Yves Engler‘s sixth book, Lester Pearson’s Peacekeeping: The Truth May Hurt, was written to put an end to this nonsense. Canadian foreign policy continues to serve the interests of Canada’s corporate elite, and Pearson’s major contribution to this end was to shift Canadian allegiance from the declining British Empire to the emerging American one. With his peacekeeping fig leaf firmly in place, he backed some of the most murderous thugs of the 20th Century. As Noam Chomsky puts it in the preface to Engler’s book:

“Canada’s Nobel Peace Prize winner and eminent statesman, Lester Pearson was a major criminal, really extreme. He didn’t have the power to be like an American president, but if he had it, he would have been the same. He really tried.”

To encapsulate the book, Yves assembled a list of the “Top 10 things you don’t know about Canada’s most famous statesman, Lester B. Pearson.”

10. Asked in Parliament, he refused to call for Nelson Mandela’s release from prison.
9. He had Canada deliver weapons to the French to put down the Algerian and Vietnamese independence movements.
8. The Kennedy administration helped Pearson win his first minority government.
7. He incited individuals to destroy a peace group after it called for the outlawing of nuclear weapons.
6. Pearson backed the CIA coups in Iran and Guatemala.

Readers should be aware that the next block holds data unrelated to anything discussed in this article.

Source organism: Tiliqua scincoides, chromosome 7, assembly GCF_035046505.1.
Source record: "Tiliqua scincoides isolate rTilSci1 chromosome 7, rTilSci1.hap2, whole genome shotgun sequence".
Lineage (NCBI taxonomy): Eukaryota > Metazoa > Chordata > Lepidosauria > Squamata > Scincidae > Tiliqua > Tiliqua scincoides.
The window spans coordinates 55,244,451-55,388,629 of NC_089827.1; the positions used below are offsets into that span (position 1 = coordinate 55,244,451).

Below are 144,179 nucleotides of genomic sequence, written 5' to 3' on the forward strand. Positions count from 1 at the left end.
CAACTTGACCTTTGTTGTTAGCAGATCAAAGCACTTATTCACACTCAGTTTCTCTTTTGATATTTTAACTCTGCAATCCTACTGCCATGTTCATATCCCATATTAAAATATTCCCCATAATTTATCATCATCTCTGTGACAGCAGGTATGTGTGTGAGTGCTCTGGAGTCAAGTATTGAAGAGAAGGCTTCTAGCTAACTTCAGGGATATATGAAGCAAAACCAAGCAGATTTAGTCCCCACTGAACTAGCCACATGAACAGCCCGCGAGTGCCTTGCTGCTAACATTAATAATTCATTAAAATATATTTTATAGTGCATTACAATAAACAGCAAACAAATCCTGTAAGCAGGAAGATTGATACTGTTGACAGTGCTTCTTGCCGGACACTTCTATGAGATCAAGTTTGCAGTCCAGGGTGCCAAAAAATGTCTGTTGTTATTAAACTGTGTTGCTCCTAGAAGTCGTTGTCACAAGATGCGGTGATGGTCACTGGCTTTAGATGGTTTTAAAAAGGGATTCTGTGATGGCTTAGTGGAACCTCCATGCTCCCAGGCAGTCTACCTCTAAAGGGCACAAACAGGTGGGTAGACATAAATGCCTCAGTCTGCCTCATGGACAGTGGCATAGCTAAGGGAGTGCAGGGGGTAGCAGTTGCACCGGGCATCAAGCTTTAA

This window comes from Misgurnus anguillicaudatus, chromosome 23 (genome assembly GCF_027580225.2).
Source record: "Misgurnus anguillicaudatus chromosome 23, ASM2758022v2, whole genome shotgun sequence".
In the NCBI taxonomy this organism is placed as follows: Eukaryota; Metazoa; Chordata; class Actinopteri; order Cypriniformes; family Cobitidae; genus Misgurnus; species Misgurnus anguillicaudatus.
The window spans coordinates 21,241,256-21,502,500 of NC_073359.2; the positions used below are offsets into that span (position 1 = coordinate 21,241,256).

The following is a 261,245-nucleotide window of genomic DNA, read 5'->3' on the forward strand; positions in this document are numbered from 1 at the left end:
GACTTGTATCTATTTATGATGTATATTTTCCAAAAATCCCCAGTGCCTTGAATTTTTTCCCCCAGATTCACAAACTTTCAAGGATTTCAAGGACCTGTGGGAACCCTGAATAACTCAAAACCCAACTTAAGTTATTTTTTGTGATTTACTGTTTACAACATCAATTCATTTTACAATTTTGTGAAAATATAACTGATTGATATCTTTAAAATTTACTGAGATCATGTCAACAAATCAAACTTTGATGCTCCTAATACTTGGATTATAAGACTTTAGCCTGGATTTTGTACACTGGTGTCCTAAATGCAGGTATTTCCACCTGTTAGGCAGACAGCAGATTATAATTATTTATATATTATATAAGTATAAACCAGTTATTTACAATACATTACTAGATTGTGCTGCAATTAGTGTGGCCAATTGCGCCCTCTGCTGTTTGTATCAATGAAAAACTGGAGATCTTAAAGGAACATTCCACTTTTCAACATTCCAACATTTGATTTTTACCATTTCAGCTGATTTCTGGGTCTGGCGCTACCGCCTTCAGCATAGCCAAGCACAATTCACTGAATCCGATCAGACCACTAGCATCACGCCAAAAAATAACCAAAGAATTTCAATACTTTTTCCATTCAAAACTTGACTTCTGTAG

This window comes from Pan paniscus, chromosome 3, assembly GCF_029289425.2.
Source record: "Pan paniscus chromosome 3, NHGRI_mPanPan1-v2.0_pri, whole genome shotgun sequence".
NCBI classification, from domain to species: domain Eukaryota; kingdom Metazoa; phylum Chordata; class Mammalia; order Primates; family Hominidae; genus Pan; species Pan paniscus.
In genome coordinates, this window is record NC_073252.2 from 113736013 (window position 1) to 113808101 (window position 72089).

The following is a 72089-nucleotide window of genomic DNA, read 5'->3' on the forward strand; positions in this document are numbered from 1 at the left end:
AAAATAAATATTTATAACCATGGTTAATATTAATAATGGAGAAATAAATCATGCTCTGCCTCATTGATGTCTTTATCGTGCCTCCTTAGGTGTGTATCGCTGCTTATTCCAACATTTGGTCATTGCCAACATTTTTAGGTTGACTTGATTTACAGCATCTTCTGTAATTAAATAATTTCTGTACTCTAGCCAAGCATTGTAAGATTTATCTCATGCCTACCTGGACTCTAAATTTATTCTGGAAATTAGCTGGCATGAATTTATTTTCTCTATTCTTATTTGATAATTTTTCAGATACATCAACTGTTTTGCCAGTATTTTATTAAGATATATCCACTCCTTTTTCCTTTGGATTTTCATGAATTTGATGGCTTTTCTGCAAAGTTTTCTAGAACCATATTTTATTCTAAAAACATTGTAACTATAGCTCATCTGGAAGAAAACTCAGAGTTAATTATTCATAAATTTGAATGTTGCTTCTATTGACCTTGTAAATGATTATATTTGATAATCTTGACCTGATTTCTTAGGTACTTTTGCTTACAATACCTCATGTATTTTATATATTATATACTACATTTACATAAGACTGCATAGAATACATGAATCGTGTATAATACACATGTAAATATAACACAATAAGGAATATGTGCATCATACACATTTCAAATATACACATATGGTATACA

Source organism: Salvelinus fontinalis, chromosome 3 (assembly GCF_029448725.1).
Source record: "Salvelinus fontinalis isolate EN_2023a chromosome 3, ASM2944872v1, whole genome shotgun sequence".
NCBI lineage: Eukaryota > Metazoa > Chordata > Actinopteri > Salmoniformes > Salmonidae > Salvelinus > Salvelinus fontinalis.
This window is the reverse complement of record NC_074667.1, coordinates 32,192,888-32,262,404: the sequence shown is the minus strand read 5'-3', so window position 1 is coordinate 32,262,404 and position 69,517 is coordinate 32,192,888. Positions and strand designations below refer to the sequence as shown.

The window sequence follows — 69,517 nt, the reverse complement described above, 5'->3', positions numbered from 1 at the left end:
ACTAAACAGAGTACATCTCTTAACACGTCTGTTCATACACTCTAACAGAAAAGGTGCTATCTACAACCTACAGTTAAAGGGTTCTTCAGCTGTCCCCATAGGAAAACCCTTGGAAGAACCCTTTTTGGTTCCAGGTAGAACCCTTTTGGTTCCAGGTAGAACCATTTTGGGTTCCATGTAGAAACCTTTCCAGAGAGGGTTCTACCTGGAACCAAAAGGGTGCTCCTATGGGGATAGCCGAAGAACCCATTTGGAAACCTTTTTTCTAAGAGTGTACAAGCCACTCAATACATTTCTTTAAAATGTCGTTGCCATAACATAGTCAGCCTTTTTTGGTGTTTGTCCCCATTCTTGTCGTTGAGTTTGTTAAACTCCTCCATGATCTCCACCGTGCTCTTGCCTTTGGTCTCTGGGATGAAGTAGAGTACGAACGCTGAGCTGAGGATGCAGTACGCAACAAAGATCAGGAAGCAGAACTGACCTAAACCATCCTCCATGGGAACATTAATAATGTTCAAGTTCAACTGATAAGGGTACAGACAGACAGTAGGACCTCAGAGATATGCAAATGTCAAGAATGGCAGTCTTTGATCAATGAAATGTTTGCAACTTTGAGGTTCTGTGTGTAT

5. He described the formation of NATO, not peacekeeping, as the “most important thing I participated in.”
4. Pearson threatened to quit as external affairs minister if Canada failed to deploy ground troops to Korea.
3. He agreed to have Canada’s representatives to the International Control Commission for Vietnam spy for the US and deliver their bombing threats to the North.
2. The world’s leading intellectual, Noam Chomsky, considers Lester Pearson a war criminal.
1. Stephen Harper’s foreign policy resembles that of Pearson more than any Liberal would ever admit.

Yves Engler was in Winnipeg on March 15, speaking at the Mondragon Bookstore and Coffee House. His appearance was sponsored by Peace Alliance Winnipeg. Dwayne Crowe and I prepared this video report for Winnipeg Community Television.

Image: Yves Engler in 2011. Photo: Paul S. Graham

UPDATE: You can watch a video report of Yves Engler’s March 15th Winnipeg presentation here.


Foreign policy analyst Yves Engler will be speaking in Winnipeg Thursday about his newest book, Lester Pearson’s Peacekeeping: The Truth May Hurt.

Date: Thursday, March 15, 2012
Time: 7:30 p.m.
Location: Mondragon Bookstore and Coffee House, 91 Albert Street, Winnipeg